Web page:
Look closely at the smaller of the two 77 mm field guns in Esquimalt’s Memorial Park and its battle-weary wounds begin to show.
The punctured metal hints at shots fired by the 2nd Canadian Mounted Rifles before they overwhelmed the Germans at Vimy Ridge on April 9, 1917. The regiment, made up of mostly Victoria-based soldiers, captured the anti-tank gun as one of nearly 400 war trophies that would eventually make their way into the hands of Canadian municipalities following the First World War.
“This is a storm trooper gun,” says Mike Reed with Esquimalt’s public works department. “The Germans put smaller wheels on it and stripped the unnecessary pieces so troops could pull to the frontline and embed it tighter to the ground.”
Across the park sits a German 77 mm Feldkanone 96 neuer Art Field Gun, a tongue-twisting name for a similar weapon with larger wheels and shielding taken at the second battle of Cambai on Sept. 29, 1918.
Together, they comprise two of only three known First World War German field guns in the province, says Colin Wyatt with the Ashton Armoury and Museum in Saanich.
“Most of these guns went back into scrap at the beginning of World War II,” Wyatt says.
Three-quarters of Canada’s war trophy guns were melted down for scrap metal as the war machine ramped up once again, including two similar weapons on the grounds of the B.C. legislature in 1941 (see photo).
ABOVE: Victoria Daily Times/Esquimalt Archives
“Apparently, there was another gun at Beacon Hill Park and one in Oak Bay, but Esquimalt’s are the only two that were saved when we incorporated them as part of our war memorial,” Reed says.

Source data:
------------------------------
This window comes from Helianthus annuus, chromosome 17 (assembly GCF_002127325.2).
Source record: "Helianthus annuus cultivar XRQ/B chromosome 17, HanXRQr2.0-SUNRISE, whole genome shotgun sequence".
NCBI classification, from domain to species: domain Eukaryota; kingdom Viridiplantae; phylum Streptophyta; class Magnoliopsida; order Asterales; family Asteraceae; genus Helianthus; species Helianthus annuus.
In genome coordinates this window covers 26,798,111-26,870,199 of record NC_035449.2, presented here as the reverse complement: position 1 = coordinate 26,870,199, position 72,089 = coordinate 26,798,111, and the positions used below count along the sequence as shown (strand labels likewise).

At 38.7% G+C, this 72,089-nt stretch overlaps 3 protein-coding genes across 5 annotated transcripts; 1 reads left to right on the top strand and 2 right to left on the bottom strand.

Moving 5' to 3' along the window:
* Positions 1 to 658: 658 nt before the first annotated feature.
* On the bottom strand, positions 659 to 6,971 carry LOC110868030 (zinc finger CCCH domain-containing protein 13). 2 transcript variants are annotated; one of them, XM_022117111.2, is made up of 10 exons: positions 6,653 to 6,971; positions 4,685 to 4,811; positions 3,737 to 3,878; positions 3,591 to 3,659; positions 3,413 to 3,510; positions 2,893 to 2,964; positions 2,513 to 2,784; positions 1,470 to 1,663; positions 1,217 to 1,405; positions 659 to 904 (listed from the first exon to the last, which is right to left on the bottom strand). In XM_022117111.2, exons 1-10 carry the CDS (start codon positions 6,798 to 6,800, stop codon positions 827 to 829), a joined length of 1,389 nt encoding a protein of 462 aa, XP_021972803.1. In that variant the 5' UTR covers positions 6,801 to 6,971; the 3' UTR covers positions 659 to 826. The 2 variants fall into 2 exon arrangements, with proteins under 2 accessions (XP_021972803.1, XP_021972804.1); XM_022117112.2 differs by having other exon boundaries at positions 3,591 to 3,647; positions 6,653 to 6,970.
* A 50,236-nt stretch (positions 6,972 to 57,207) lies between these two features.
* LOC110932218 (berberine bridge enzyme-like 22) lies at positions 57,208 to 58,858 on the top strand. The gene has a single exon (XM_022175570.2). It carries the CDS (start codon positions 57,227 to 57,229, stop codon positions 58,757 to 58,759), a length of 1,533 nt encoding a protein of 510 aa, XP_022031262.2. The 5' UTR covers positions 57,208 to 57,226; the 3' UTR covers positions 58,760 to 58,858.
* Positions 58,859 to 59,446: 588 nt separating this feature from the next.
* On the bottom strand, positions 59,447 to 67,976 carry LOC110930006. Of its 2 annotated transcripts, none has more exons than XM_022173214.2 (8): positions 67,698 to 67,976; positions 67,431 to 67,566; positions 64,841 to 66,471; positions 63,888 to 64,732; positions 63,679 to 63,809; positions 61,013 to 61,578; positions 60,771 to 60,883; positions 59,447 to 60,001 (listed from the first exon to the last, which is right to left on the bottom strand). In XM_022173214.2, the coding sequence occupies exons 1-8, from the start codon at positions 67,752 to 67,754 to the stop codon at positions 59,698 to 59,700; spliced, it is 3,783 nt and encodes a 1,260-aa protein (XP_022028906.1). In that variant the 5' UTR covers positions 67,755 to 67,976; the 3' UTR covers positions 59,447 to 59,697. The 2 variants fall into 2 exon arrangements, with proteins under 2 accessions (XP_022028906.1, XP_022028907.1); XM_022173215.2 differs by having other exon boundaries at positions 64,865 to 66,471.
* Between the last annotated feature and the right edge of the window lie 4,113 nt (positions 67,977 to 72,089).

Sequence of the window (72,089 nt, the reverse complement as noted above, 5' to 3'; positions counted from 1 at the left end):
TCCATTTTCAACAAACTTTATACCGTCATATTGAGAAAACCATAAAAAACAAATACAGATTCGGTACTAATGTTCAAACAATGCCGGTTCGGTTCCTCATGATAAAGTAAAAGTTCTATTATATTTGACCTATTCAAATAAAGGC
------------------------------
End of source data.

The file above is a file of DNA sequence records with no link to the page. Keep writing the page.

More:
On Feb. 11, public works staff removed the guns to begin glass-beaded blasting and refurbishment of corroded metal parts in the run-up to the 100th anniversary of the start of the First World War in August.
“In the last number of years, we’ve seen the Naval Centennial, the Esquimalt Centennial and now we’re looking at the First World War centennial leading up to the 150th anniversary of Canada,” said Mayor Barb Desjardins. “The connection for our community with the military is huge, and there’s a lot of people who still miss that connection to the army. I had a grandfather at Vimy Ridge.”
When the Canadian government gifted Esquimalt the guns in 1920, they were sited at Lampson elementary for five years to commemorate students who had lost their lives in the Great War.
Desjardins said the township will put a memorial plaque at Lampson to recognize that history as well.
In the meantime, Reed and Wyatt continue their feverish research to restore the guns as accurately as possible to their original colour and style.
“Nobody seems to know what the true colour was,” Wyatt says. “I think they must have had these guns in different colours – not intentionally, they were all meant to be field green – but they varied from match to match.
“People may have relatives who were involved in the fighting of these battles. We’d love to find out more about the history of those guns. We also don’t have any photographs of when they were first brought to Esquimalt, so we’d like to see those if they’re around.”
Reed hopes to return the field guns to Memorial Park in July, as well as install accent lighting on the platforms surrounding the war memorial.
“I’m dealing with some Pennsylvania guys who restored a piece like this 20 years ago,” he says. “They’re sending me colour samples on little sticks. So we’re really trying to get this right.”
ABOVE: An undated photo from the Esquimalt Archives shows Canadian soldiers with an Esquimalt banner.
DID YOU KNOW?
Library and Archives Canada records show the 2nd Canadian Mounted Rifles Regiment (CMR) was organized in December 1914 under the command of Lt.-Col. C.L. Bott. The regiment was mobilized at Willows Camp in Oak Bay and recruited from 30th B.C. Horse (Vernon) and Victoria Squadron of Horse. The regiment left Montreal in June 1915 aboard Megantic bound for England. Its strength was 28 officers and 605 other ranks.